All About Multiple Sclerosis

More MS news articles for October 2002

Distinguished horseman,,0a6009,00.html

October 12, 2002, Saturday
David McCarthy
The Press (Christchurch)

Freeman Holmes, who died last week after a long battle with multiple sclerosis, was best known to the wider public through his association with the champion pacer Noodlum. But he made a major contribution to both horse racing codes as the third direct descendant to bear his name and make it famous in sporting circles.

His grandfather, a leading jockey, trainer, driver, and breeder became a legend in both the harness and racing codes, as fine a horseman as this country has produced. His father, also Freeman Holmes, a brother of two other famous reinsmen, Maurice and Allan, was at least their equal as a harness horseman. The third Freeman Holmes experienced his first racing successes at the age of 20 in 1945 with his own horse, Cry Baby, on the popular Hawera Easter circuit. He then changed direction, training as a woolclasser where he scored a perfect 100 in his final examination at Massey College. For some years he combined farming at Darfield and Oxford with wool and skin buying, breeding standardbreds, and, from 1949, as a racecaller.

Operating chiefly at Hutt Park near Wellington and Forbury Park near Dunedin, he was famous for the fine timing of his arrival at transport connections. "They had to hold the plane up for him once, but in all those years, he never missed a meeting -- much to the surprise of the family," recalls Holmes' son-in-law Sam Ballantyne.

In 1969 the Holmes family relocated to a mixed farm at Ellesmere, known as The Manor, and extended it into a standardbred stud. Freeman Holmes again took out his trainer's licence.

Edis Nova and Armbro Free got him away to a flying start, but it was the arrival of Noodlum in 1973 which thrust him into the headlines. The remarkable young pacer, which established unprecedented records in terms of races won (23), time records, and money earned as a two and three- year-old, was raced by Holmes in partnership with Ann Wilson, who bred the colt and named him by reversing the letters in the surname of politician Rob Muldoon whom she admired.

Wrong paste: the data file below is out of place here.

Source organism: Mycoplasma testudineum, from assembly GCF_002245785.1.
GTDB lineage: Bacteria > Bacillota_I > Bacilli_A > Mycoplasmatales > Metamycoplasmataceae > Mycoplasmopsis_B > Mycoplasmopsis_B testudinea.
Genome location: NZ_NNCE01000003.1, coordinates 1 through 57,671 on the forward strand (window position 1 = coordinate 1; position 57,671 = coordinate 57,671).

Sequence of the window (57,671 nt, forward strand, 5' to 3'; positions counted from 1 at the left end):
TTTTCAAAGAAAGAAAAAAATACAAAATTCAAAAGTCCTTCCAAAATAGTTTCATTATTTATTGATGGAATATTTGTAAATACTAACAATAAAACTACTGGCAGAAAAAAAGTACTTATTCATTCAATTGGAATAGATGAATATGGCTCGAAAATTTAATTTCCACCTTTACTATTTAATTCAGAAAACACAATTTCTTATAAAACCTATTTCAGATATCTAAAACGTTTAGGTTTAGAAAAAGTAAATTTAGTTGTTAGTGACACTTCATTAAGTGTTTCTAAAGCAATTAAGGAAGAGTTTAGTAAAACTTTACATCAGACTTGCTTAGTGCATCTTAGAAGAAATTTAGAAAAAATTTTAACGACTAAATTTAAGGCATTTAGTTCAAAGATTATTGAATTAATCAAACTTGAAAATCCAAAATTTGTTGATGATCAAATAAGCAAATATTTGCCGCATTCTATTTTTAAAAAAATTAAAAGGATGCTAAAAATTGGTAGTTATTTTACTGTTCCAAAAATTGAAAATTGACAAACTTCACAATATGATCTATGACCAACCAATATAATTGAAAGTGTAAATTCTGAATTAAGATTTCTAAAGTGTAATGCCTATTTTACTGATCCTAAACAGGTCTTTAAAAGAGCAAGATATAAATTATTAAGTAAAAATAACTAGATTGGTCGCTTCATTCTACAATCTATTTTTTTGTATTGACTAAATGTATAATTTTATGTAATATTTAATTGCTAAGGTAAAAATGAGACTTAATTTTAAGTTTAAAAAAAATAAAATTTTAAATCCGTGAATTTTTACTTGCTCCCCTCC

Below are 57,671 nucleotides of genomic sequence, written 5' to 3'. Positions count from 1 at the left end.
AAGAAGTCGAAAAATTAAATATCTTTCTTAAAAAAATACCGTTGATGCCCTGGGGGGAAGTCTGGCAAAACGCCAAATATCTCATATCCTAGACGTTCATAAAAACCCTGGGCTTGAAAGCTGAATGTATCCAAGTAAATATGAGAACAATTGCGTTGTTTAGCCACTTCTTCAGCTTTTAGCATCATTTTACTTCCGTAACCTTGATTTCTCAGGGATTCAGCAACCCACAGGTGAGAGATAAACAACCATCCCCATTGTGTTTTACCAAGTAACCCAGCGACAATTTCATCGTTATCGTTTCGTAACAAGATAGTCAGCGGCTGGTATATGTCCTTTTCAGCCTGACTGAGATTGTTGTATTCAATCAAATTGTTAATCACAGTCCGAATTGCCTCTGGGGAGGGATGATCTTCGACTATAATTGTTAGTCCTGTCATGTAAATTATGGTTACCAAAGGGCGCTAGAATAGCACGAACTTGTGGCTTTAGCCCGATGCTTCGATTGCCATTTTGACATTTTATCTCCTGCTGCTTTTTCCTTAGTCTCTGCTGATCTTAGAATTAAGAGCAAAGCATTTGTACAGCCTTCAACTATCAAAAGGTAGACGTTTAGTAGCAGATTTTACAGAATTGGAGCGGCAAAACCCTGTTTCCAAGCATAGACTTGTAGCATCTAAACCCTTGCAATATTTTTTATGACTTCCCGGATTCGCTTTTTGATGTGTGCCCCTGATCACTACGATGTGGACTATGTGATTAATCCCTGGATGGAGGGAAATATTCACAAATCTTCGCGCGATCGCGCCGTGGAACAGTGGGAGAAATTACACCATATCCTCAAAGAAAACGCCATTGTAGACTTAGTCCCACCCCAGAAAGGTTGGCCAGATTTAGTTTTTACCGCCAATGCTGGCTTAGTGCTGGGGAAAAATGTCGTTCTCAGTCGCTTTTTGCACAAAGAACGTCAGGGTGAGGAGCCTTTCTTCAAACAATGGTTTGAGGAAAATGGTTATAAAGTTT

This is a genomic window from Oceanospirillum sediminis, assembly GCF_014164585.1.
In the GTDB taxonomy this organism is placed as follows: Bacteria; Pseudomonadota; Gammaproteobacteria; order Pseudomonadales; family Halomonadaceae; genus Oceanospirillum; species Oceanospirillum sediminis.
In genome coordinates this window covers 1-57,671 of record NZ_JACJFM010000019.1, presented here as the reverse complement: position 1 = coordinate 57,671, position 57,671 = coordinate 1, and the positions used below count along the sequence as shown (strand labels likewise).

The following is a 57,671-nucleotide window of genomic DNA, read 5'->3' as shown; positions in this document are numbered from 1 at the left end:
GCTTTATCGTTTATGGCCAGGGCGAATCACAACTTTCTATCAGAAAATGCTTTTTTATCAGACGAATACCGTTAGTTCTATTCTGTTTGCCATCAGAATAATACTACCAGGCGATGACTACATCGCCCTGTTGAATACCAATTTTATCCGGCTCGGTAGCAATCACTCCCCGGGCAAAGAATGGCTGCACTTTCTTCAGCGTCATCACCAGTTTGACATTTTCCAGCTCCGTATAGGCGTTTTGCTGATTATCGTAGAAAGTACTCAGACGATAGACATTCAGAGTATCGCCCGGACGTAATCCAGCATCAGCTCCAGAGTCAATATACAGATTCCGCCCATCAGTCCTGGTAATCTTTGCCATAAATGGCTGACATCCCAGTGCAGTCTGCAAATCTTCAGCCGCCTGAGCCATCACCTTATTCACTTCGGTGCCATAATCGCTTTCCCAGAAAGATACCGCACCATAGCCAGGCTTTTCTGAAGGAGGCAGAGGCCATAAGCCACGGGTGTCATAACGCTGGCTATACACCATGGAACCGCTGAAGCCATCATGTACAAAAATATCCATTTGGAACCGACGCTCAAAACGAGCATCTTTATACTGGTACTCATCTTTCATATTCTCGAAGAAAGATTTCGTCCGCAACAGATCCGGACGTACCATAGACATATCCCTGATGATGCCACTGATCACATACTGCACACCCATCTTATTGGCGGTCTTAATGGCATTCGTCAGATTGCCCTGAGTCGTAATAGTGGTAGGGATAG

Typical of Holmes' unselfishness was his giving up the drive on Noodlum for most of a season to allow his uncle, Maurice, to win the national driving premiership for the 18th time in his last year as a horseman before being forced into an age-based retirement. In 1974 when Noodlum was the champion three-year-old, his half-sister, Olga Korbut, also with the Holmes stable, was the champion two- year-old.

Freeman Holmes' knowledge of bloodlines and his wide circle of friends helped get Noodlum the patronage which made him twice the champion harness stallion against fierce opposition from imported horses. Noodlum mares later left household racing names like Il Vicolo and Lyell Creek.

Holmes also took a keen interest in thoroughbreds. He successfully raced a number from the Balcairn stable of John and Karen Parsons, including Manor Lad.

In recent times the young trotter Above the Stars kept his name to the forefront as a part-owner.

Freeman Holmes was diagnosed with MS in 1982. He faced the subsequent lengthy battle with typical spirit and optimism, and the continued inspired support of his wife, Peggy.

A contemporary, Derek Jones, recalls how visiting his friend in hospital helped his his own perspective on life.

"In all those years I spoke to Freeman often but never once heard him complain. I used to leave the hospital feeling much more grateful for my life because Freeman was so positive about his."

© Copyright 2002 The Christchurch Press Company Limited